- The Washington Times - Thursday, July 20, 2006

AFGHANISTAN

Coalition troops reclaim another town

KABUL — Afghan and coalition soldiers yesterday took back the second of two towns that had been overrun by the Taliban, said Afghan and U.S. officials.

Hundreds of troops battled Taliban fighters and entered the Helmand provincial town of Garmser, which insurgents had captured Sunday, said Gen. Rahmatullah Roufi, the Afghan army commander in the country’s south.

“Our troops launched an attack on Garmser, and thank God we captured it,” Gen. Roufi told the Associated Press.

PAKISTAN

Officer assassinated for al Qaeda killing

KHAR, Pakistan — Three months after taking part in an operation in which a Syrian al Qaeda operative was killed, Tariq Ali Zamin, a police sergeant in Pakistan’s Bajaur tribal region, was gunned down on his way home.

Sgt. Zamin was one of the officers who opened fire on Abu Marwan Hadid al-Suri, a 38-year-old Syrian wanted by the United States, who had been acting as al Qaeda’s bagman, distributing funds to militants’ families in the Pakistani-Afghan border region.

“After the al Qaeda operation, he appeared to be under some pressure,” Amanullah, a fellow police officer, said yesterday, a day after Sgt. Zamin was killed.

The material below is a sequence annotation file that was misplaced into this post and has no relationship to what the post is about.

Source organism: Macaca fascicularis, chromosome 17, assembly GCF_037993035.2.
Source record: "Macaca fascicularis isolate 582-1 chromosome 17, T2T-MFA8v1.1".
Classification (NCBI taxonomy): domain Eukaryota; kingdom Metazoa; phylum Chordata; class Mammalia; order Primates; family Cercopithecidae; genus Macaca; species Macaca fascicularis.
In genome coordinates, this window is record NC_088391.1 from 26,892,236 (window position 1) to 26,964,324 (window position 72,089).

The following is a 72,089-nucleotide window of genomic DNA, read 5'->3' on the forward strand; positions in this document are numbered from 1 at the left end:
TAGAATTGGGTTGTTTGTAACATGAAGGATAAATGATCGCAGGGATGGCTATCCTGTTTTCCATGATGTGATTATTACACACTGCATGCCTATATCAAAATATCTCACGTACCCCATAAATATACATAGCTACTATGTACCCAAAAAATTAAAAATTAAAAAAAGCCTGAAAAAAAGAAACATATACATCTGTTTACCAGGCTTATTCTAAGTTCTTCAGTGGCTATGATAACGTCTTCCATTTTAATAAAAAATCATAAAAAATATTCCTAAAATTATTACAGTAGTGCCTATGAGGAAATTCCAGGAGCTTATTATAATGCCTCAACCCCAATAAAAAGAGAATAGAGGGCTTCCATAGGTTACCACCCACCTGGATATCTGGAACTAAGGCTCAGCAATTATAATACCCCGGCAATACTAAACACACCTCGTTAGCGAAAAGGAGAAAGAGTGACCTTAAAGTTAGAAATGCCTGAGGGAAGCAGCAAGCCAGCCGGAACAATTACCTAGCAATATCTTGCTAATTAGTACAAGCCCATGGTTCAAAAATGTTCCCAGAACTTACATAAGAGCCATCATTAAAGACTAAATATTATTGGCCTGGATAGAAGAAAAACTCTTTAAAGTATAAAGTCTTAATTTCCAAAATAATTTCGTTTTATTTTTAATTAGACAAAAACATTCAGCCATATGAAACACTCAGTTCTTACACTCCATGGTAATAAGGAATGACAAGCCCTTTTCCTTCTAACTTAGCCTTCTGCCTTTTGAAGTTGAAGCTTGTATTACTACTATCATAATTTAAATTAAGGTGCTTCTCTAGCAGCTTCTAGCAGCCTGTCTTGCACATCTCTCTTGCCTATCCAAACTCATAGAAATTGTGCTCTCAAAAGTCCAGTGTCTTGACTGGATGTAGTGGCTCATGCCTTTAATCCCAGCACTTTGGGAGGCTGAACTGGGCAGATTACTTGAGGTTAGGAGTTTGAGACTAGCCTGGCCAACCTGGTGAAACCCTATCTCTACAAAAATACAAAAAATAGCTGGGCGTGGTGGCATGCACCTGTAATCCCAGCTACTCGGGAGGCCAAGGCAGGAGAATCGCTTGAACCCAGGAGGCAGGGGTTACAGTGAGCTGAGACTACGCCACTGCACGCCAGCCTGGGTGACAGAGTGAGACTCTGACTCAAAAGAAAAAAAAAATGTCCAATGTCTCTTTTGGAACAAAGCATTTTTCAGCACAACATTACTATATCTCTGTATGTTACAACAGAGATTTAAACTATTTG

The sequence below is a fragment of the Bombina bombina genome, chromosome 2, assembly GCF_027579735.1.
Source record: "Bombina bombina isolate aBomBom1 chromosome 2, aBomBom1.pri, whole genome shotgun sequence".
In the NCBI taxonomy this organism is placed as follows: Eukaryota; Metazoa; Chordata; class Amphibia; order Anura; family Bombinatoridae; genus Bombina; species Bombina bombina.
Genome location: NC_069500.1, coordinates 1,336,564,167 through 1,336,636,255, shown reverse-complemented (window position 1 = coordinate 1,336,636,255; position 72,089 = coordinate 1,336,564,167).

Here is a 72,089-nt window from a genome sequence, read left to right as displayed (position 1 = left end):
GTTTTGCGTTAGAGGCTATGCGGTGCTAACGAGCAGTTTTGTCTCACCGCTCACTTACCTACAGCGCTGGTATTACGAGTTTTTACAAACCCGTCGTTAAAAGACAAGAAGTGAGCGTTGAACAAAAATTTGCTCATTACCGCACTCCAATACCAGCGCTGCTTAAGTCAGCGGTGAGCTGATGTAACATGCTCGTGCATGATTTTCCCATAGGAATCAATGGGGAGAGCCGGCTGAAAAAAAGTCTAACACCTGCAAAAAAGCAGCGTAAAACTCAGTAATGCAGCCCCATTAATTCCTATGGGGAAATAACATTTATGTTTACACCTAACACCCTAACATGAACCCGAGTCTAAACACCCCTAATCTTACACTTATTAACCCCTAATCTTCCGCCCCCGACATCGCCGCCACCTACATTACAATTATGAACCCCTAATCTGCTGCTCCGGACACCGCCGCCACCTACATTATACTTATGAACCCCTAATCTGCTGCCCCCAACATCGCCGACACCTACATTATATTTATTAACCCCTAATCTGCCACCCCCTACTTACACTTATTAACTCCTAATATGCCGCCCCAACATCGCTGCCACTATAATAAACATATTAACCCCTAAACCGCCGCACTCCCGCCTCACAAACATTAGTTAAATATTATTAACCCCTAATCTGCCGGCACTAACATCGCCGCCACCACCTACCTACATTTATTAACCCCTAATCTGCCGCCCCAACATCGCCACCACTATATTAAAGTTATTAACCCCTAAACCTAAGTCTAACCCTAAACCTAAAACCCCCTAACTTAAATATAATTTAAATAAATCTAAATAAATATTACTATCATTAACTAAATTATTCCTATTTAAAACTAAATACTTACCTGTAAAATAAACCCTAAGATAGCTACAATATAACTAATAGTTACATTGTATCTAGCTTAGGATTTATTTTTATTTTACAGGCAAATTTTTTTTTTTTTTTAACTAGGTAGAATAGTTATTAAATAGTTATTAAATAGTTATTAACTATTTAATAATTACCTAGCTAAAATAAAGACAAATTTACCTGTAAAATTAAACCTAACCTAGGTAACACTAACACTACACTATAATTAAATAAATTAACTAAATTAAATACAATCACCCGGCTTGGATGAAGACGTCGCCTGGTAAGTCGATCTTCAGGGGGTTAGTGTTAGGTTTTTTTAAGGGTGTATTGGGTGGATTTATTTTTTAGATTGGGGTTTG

INDIA

Access to hate sites blocked on Internet

NEW DELHI — India has banned access to 17 Web sites and blogs it says preach messages of religious hatred, an official said yesterday.

The government said it had written to Internet-service providers, which it licenses, with a list of sites to block in the interest of Indian security on July 13, two days after seven bombs killed more than 180 people on the Bombay train network.

Bloggers have reacted with outrage at what they say is an erosion of free speech.

GREECE

Terror-group founder freed after 4 years

ATHENS — A convicted member of Greece’s November 17 terrorist group was paroled from a maximum-security prison yesterday after serving half of his eight-year sentence, authorities said.

Nikos Papanastasiou was one of the founding members of the far-left militant group blamed for killing 23 persons in shootings and bombings between 1975 and 2000.

Victims included U.S., British and Turkish diplomats and military officers. The group’s first action was the 1975 assassination of CIA station chief Richard Welch.

From wire dispatches and staff reports


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